Consumer Alert: Foreign crime ring steals from U.S. companies - KTIV News 4 Sioux City IA: News, Weather and Sports

Consumer Alert: Foreign crime ring steals from U.S. companies

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Con artists from Nigeria stole hundreds of thousands of dollars from U.S. companies. Con artists from Nigeria stole hundreds of thousands of dollars from U.S. companies.
Their crime didn't take a lot of know-how, but in the end a group of Nigerian con artists stole hundreds of thousands of dollars from major U.S. companies.  Postal inspectors unraveled this bank fraud case.

Surveillance photos show Olasunka Abaje in a bank depositing stolen checks.

"We have people here who were depositing stolen checks from businesses all over the country," says DeMarkus Calhoun, a U.S. Postal Inspector.

Calhoun works undercover.  His bank fraud investigation led him straight to Abaje.

"The main player here is a Nigerian National," says Calhoun.  "He's here on an expired student visa."

First, he would steal checks from big companies, wash them, alter the recipient to one of his false company names, then deposit them in the bank.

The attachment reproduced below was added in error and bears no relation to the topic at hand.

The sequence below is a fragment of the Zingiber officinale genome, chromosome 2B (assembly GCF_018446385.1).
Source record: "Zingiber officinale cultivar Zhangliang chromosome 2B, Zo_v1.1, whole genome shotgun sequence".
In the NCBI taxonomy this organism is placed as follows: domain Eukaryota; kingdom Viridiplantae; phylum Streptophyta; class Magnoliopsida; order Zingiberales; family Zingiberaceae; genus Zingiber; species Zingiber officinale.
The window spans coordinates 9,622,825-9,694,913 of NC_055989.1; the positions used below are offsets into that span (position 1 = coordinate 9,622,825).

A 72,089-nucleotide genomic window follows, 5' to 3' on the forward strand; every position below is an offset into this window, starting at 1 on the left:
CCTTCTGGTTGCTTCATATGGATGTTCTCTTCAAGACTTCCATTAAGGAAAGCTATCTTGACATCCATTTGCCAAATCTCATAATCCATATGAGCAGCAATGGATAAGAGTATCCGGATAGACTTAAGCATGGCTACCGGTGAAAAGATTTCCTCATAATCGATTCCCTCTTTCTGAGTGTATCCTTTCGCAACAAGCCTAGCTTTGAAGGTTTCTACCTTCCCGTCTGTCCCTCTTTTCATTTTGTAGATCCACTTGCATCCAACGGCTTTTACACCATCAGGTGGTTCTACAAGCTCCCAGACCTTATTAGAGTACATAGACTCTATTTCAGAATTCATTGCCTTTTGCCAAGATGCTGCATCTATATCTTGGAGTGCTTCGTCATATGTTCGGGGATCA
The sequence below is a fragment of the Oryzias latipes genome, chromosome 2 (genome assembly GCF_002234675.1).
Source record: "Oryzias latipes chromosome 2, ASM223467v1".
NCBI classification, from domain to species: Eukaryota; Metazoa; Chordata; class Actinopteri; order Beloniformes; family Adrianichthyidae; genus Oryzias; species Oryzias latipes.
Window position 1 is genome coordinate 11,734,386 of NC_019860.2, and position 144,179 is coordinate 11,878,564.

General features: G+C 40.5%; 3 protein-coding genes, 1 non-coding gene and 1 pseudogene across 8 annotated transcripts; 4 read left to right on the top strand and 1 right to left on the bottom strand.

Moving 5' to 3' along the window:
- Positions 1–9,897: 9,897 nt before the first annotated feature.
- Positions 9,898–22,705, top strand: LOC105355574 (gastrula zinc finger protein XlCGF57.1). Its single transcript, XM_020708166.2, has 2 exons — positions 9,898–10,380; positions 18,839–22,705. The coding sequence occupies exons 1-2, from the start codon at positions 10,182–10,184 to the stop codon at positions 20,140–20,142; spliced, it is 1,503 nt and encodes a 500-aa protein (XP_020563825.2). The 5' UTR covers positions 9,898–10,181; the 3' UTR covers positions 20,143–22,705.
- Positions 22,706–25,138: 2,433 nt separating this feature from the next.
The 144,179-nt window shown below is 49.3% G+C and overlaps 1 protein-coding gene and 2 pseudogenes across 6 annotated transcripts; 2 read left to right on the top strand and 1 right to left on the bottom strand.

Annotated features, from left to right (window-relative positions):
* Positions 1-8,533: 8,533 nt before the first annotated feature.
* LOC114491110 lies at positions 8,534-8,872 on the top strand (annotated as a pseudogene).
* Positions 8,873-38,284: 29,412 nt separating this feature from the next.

He or other co-conspirators would withdraw the money quickly before companies noticed a problem.

"The majority of the funds they stole went back to Nigeria to fund the overall larger organization.  He was the money-man," says Calhoun.

A search warrant of Abaje's home uncovered more evidence, including as many as 15 fraudulent credit cards.

"During the search warrant, we found computers, ledgers, different account names, different identifiers for himself.  We found photos of him that he was using to put into different passports," says Calhoun.

In all, businesses targeted by this crime ring lost more than $450,000.

"To come here and set up an enterprise where you're stealing from the government, stealing from banking officials, and stealing from individual customers, the reputation of the Nigerian national undermines what the people who come here to work are trying to do," says Calhoun.

Postal inspectors say there is a way to protect yourself from a crime like this.

"Know your money. Check your accounts regularly. Go through your statement," says Calhoun.

Abaje confessed to his crimes and faces 25 to 30 years in prison for bank fraud.

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